Reading the Margins

When I read a book I always have a pen or pencil in hand.  I underline and write in the margins leaving my thoughts and questions along the way.  This helps me scan back over a book and remember all those important points that I’ve most likely already forgotten.

Yesterday I dug through the shelves to find a book I wanted to loan to a friend.  As I often do, I scanned the notes I’d left in the margins before sending it on its way and I came across this –

I’ve always appreciated this definition of failure: “to succeed at something that doesn’t really matter.”  If you exert all your might to climb a tall ladder but it’s leaning against the wrong wall, you have failed.  – Dr. Wess Stafford, Too Small To Ignore

Over the last 2 days I had watched some emails circulating between a group of people where a mistake had been made.  There was dodging, a little finger-pointing, deflecting and justifying but little admission of ownership or willingness to say “my fault”.  And I thought about all the emotional effort and energy being exerted into proving that the fault or communication break down lie elsewhere.  Each person was aiming at success, in that the failure was not mine but belonged to someone else.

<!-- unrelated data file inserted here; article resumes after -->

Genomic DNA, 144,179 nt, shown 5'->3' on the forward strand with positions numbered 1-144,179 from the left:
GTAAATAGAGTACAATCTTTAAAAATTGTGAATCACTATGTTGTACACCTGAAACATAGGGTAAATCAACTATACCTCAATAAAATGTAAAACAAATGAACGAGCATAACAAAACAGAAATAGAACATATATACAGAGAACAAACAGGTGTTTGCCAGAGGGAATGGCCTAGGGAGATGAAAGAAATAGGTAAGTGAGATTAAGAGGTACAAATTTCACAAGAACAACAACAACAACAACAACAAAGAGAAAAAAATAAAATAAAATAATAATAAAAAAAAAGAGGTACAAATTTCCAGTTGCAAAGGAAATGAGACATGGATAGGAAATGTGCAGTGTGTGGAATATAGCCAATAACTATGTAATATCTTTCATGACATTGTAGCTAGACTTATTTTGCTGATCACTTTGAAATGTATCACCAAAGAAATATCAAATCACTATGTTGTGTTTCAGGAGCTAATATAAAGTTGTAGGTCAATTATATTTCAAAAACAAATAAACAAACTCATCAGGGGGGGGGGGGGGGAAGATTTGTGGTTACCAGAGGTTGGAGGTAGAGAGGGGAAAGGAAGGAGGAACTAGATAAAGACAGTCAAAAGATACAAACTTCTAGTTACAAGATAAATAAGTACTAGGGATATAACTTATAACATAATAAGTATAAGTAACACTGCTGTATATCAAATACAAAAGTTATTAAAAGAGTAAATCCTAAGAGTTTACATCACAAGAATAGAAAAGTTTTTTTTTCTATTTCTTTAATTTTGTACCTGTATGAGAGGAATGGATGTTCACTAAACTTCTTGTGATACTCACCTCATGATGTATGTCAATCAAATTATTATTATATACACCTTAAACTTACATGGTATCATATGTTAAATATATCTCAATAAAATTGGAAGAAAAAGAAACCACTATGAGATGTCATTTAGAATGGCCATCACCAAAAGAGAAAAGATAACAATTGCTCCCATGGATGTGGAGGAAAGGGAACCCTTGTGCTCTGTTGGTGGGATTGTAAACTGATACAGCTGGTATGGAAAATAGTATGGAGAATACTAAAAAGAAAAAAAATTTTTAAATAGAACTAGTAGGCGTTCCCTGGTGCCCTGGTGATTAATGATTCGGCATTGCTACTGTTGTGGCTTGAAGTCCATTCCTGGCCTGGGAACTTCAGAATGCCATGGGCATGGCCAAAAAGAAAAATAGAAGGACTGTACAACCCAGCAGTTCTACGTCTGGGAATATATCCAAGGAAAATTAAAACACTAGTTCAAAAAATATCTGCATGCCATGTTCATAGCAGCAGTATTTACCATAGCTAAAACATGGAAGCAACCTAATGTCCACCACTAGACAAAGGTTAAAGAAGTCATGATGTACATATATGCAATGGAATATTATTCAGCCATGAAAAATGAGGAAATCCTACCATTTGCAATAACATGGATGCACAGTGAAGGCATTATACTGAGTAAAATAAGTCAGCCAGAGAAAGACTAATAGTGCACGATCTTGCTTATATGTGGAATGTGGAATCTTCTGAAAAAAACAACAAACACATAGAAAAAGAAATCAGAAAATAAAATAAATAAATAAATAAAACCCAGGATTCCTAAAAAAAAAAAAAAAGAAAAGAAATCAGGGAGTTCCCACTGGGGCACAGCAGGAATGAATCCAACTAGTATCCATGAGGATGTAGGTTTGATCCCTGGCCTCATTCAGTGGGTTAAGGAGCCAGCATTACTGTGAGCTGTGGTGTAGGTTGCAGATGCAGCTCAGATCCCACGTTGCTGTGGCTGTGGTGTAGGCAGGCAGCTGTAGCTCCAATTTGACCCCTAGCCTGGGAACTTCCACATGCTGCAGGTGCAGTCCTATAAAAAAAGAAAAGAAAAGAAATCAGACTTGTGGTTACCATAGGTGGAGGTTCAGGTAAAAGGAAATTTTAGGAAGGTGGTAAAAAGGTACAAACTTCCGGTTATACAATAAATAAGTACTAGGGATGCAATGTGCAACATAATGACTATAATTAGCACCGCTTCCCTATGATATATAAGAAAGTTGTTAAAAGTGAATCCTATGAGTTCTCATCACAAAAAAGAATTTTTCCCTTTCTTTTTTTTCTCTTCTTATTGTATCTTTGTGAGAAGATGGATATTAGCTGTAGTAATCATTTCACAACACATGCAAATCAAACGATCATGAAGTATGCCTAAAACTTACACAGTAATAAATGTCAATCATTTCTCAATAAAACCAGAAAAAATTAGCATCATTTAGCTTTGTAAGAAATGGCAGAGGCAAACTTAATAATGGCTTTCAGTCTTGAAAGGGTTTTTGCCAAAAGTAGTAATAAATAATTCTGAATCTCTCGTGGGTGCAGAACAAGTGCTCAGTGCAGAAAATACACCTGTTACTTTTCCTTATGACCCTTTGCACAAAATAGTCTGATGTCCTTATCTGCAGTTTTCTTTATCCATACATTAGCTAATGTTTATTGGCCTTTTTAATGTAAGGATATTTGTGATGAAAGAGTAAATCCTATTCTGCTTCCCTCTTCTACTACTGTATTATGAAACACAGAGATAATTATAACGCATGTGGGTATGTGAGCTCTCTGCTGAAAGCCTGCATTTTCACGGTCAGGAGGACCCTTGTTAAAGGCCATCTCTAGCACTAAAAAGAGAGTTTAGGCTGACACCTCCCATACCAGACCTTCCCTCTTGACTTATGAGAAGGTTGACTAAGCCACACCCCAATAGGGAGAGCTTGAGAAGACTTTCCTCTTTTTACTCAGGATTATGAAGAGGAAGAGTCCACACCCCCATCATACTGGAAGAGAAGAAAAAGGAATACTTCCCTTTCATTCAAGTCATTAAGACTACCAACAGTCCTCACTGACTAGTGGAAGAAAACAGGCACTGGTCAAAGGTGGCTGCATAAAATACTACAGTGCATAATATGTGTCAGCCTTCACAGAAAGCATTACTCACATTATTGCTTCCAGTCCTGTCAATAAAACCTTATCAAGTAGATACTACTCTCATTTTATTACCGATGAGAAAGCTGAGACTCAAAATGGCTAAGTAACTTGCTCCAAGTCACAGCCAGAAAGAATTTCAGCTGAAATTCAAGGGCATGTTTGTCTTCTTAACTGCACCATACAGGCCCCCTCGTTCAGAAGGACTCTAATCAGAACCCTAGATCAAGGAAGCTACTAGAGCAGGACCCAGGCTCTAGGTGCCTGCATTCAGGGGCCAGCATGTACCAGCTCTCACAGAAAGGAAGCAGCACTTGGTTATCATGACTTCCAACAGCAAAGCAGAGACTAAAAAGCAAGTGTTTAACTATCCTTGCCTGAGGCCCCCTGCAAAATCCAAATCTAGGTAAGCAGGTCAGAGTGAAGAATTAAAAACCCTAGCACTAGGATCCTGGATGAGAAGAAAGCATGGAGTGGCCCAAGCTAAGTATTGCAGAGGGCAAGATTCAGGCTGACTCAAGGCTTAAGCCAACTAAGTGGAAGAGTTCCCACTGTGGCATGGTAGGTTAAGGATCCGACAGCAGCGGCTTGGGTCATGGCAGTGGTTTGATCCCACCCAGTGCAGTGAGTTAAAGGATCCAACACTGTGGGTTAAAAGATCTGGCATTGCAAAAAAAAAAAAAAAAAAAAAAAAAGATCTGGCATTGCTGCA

I was merely an observer this time, but how often do I put my ladder up against a wall that really doesn’t matter and climb with all my strength and energy to prove I’m right?  Or more accurately, to prove I’m not wrong.  Or to blame.  Or at fault.

This morning an email came through that changed the tone, one person was willing to say – ‘my bad’.  I own it.  It took a willingness to swallow pride, admit failure and be humbled.  That’s not failure at all.  In fact, it’s probably the first step towards success in this situation.

Looking to see which walls I’ve got my ladder leaning on today.


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